Reviews

Published on July 11th, 2016 | by Scot Mackay

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Review: Lumo

According to the Xbox Store, Lumo is described “As a contemporary take on the long-lost isometric platform genre, Lumo can be enjoyed by anyone looking for an absorbing, challenging and rewarding adventure”.

Which is nice, but WTF is an isometric platformer??  It’s not a description I had come across before and although I have played many, many games in my time, I was curious to see what the Hell it was.  So using my insanely generous brainpower, I did what anyone else would do.  I Googled it.

Once I managed to find a decent explanation, it quickly twigged as to what they were meaning.

“A subgenre of both 3D and 2D platformers, isometric platformers present a three-dimensional environment using two-dimensional graphics in isometric projection.”

(Thank you Wikipedia)

LUMO 3

So, if you understood everything written above, that is just wonderful.  For everyone else I am going to give you an even easier description.

It’s a game that is squint.

There. Much easier.

The onscreen play area or level is based at an angle to give the impression that as the character walks toward one of the top corners of the screen, he is walking away from the player.  If he is walking towards one of the bottom corners, he seems to walk towards the player.  Simple, isn’t it?

Now we got that all out the way, let’s get on with the review.

LUMO 4

Everything about Lumo, screams of the forgotten gaming golden era of the 80’s and 90’s.  It is about bringing back the most basic of reasons to game, and that is to explore.  Before the Trophies and Achievement points, gamers played to escape and explore fantastical worlds and delve into the deepest, darkest dungeons. This is recapturing that feel, that essence of old-skool gaming and its doing so with light hearted charm and style.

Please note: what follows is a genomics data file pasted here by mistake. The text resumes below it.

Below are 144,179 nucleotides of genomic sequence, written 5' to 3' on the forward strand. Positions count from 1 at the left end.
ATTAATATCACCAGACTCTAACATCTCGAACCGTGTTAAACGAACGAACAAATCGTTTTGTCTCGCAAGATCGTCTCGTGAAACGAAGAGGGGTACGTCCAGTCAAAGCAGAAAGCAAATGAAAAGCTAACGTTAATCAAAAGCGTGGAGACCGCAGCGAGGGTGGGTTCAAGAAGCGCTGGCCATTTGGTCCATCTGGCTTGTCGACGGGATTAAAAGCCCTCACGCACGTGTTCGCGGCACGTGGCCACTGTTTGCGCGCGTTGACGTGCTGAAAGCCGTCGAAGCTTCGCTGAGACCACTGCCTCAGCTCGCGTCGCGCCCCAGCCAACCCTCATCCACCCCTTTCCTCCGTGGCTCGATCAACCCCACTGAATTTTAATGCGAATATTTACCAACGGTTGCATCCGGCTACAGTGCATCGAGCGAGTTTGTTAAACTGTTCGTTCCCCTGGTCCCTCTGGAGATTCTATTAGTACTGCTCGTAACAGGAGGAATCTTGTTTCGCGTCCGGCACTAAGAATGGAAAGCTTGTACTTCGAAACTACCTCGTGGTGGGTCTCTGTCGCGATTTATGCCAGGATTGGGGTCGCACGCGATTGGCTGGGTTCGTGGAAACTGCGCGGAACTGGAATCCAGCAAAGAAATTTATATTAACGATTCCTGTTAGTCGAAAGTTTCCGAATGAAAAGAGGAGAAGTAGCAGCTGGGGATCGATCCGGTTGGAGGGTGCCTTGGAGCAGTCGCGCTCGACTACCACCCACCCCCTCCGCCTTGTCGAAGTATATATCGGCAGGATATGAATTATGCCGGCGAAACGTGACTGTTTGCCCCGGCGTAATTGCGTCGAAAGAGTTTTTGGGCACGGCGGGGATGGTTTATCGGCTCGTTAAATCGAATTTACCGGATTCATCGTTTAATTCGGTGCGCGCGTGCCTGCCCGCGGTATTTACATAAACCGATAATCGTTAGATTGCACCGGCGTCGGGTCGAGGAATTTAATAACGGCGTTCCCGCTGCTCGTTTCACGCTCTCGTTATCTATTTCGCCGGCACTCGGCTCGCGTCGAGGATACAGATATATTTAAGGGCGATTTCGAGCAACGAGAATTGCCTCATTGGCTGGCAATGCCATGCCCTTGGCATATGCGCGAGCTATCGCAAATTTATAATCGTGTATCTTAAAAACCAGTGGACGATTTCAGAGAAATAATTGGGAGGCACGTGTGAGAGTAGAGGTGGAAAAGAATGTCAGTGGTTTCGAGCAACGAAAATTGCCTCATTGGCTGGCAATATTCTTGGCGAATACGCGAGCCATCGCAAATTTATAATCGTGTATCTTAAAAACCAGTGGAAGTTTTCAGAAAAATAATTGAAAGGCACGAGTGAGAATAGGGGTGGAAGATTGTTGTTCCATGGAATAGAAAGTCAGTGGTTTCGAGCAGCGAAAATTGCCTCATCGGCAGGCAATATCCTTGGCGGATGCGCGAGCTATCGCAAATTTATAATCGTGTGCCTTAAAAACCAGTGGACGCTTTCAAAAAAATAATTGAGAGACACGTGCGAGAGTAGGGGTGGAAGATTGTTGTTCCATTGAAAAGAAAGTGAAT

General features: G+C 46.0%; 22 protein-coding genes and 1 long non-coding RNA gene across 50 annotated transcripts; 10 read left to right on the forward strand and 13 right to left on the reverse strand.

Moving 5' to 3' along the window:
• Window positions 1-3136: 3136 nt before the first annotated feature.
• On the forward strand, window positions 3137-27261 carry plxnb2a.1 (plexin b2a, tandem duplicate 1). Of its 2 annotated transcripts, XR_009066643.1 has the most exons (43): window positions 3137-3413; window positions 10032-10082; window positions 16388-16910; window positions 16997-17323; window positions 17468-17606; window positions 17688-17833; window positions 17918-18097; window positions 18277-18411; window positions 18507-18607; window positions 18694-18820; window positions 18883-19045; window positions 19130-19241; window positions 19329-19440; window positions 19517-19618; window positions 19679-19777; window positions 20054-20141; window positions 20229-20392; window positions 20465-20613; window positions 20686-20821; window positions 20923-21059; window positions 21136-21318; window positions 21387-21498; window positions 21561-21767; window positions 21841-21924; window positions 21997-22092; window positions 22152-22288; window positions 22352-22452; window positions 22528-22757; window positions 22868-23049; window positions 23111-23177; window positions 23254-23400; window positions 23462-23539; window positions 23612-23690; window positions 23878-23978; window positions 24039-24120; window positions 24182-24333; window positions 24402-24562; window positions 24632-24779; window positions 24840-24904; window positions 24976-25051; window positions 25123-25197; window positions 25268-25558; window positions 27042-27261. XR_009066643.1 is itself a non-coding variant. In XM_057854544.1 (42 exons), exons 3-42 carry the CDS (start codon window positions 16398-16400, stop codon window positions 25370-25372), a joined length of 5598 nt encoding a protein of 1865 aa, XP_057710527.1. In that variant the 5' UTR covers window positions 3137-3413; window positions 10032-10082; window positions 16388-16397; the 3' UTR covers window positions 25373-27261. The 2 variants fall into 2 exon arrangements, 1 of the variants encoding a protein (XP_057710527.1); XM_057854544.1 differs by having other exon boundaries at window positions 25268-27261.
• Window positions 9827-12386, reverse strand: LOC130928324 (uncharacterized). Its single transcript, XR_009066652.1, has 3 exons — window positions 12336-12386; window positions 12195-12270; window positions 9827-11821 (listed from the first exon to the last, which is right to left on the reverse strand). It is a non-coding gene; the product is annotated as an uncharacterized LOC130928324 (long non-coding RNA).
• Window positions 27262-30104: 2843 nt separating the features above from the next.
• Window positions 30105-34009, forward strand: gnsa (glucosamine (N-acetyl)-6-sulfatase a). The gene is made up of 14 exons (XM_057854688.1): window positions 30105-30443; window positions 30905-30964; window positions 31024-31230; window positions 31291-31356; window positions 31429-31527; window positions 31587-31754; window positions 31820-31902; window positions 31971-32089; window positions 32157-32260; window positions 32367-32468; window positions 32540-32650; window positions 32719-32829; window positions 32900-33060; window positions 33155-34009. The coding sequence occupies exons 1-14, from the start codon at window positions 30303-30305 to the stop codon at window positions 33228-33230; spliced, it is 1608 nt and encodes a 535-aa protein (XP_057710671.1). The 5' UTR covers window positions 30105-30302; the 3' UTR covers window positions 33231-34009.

Playing as somewhat of a magician character, well, more of a massive magician’s hat and a pair of legs underneath, your adventure begins and you start making your way through various rooms.  Each has a unique reason for being.  It could be a puzzle that needs solved, an ability to gain, a key to aid your progress later or some form of physical challenge such as avoiding flamethrowers, building stairs out of ice cubes or simply navigating a narrow ledge. Believe me when I say, the fact that Lumo is an isometric styled game and with the positioning of the levels, it is fairly difficult to ensure that you jump exactly where you need to or to teeter along narrow paths with millimetres to spare in any dignified manner.

LUMO 5

There will be plenty to keep you going when you realize that Lumo has over 500 different rooms for you to discover and overcome so make sure you have brought snacks; we are in for the long haul.

Each room looks as if they have been hand drawn and I keep being reminded of elements of Fantasia. Now, that could be the oversized magicians hat that keeps giving me that feeling but it could also be that what seems to be such a simple idea for a game, with simple controls and very simple game mechanics, it still manages to capture my attention and keep It there until I can progress further on.